No problem.

 

We'll send you a link around 2084.

 

8)

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  • 6 months later...

There are plenty of people who enjoy movies and music made before they were born, so who's to say future generations won't also enjoy video games from before their time? I think video games are still far too new as an art/entertainment form to really know how they'll survive. I've definitely seen young kids enjoying Atari games and I think aficionados of the future will certainly appreciate them the same way music buffs covet old 78s.

 

That said, I think it would be interesting to know how many copies there are of some of the rarer games in relation to how many active collectors there are out there. Sure, there may be fewer than 10 copies of super rare carts like Birthday Mania or Video Life, but even some of the 9 rarity games, especially things like Quadrun and Q*Bert's Qubes that were put out by the big names, must have sold in the low thousands at the very least. Are there enough copies of Waterworld for all of us to have one, it's just a matter of tracking them down?

 

Yep, i'm a younger retrogamer myself, I grew up in the PlayStation era, and the SNES was new when I was born, yet I am a big Atari and Odyssey fan, I have 3 atari 2600 Consoles (1 '77 Sunnyvale Heavy 6er, one '80 (TRW Taiwan) light 6er, and 1 '86 "Short Rainbow" 2600 JR )., and at least 90 unique titles, and many more including dupes and label variations. I also have a 10 in 1 jakks Tv game, a FB2, and many different sets of official and third party controllers. I also have many other consoles, PONG, Magnoavox Odyssey 2 (CIB), Intellivision (Boxed), and others.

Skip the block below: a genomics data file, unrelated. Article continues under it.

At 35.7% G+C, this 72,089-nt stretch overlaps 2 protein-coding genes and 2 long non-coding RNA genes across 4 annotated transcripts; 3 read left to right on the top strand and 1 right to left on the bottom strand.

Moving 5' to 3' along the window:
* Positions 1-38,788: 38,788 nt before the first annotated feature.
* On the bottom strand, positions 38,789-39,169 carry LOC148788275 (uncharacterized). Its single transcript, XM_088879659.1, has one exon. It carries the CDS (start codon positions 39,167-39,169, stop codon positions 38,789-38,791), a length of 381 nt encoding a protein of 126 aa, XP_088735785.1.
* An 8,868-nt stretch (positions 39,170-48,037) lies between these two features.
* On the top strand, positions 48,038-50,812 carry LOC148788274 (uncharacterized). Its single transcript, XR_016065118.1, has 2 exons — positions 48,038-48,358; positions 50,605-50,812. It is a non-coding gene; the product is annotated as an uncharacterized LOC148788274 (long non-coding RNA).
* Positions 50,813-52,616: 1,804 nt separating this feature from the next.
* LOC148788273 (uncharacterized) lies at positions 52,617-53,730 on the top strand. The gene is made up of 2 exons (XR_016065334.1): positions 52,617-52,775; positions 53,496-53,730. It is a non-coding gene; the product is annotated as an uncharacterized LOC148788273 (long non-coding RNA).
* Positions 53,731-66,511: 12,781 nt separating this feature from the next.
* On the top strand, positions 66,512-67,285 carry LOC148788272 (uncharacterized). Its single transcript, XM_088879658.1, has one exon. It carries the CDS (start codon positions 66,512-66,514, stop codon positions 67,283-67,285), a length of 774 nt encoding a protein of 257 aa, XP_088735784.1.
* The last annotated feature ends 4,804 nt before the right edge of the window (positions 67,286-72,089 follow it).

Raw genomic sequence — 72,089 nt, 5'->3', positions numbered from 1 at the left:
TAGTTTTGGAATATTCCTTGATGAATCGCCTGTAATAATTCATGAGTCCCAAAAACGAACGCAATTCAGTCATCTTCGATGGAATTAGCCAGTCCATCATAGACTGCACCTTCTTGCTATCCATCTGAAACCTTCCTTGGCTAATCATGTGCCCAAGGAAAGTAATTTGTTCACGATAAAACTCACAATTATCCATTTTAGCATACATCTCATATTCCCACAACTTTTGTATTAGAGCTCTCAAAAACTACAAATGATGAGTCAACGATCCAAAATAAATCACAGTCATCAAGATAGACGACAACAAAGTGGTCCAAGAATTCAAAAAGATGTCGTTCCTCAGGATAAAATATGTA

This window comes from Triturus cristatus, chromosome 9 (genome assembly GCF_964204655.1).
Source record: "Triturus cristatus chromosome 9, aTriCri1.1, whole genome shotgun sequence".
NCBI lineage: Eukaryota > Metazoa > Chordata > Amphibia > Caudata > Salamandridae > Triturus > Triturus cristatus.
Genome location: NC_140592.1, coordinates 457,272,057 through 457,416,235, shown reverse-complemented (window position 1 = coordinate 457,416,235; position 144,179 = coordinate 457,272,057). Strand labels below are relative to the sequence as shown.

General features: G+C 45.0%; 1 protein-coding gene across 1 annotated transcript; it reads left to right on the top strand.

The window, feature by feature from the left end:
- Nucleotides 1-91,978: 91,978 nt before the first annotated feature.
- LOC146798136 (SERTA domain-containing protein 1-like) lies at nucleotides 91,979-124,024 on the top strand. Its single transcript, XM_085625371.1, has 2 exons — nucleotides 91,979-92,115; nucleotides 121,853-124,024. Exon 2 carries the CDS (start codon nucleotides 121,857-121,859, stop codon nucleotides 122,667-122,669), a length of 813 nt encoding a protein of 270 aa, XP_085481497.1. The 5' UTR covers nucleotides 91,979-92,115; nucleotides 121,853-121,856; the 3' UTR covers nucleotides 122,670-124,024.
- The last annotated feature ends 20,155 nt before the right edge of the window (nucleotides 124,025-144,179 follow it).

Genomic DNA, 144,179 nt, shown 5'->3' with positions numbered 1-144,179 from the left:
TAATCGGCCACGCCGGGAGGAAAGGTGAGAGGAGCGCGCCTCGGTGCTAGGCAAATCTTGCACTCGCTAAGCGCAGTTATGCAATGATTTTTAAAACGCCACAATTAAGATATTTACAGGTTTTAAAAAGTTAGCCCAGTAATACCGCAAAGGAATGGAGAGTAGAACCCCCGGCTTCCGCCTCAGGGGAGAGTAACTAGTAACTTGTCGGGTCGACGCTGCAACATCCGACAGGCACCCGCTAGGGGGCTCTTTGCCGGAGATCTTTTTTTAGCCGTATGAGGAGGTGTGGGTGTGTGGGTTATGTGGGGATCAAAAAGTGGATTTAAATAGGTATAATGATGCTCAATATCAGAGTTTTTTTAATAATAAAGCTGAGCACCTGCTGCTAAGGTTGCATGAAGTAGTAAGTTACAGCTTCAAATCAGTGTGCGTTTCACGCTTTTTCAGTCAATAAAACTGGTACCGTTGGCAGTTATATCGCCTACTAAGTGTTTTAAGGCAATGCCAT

I have a lot of interests of things older than me, and a lot of my things I own are older than I am (and i'm not talking about the video games or computers here). That includes my truck, a 1981 Dodge Ram, and my project car, a 1981 Imperial coupe. I love the older things, I guess, my parents growing up, especially my dad, were big into buying antiques, flea markets, garage sales, thrift stores, antique malls, estate sales, auctions etc, I went to a lot of them as a kid, and still do at times.

 

My parents even opened a Resale/Antique store of their own, and I get first priority on any game stuff that comes in.

Edited by Polybius
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  • 4 weeks later...

There are plenty of people who enjoy movies and music made before they were born, so who's to say future generations won't also enjoy video games from before their time? I think video games are still far too new as an art/entertainment form to really know how they'll survive. I've definitely seen young kids enjoying Atari games and I think aficionados of the future will certainly appreciate them the same way music buffs covet old 78s.

 

That said, I think it would be interesting to know how many copies there are of some of the rarer games in relation to how many active collectors there are out there. Sure, there may be fewer than 10 copies of super rare carts like Birthday Mania or Video Life, but even some of the 9 rarity games, especially things like Quadrun and Q*Bert's Qubes that were put out by the big names, must have sold in the low thousands at the very least. Are there enough copies of Waterworld for all of us to have one, it's just a matter of tracking them down?

this can't be more true, I am a really new collector, my first console was a gamecube, but the 2600 is my favorite console to collect for. also, I wish there were enough waterworlds for everyone, it is one of my most wanted right now.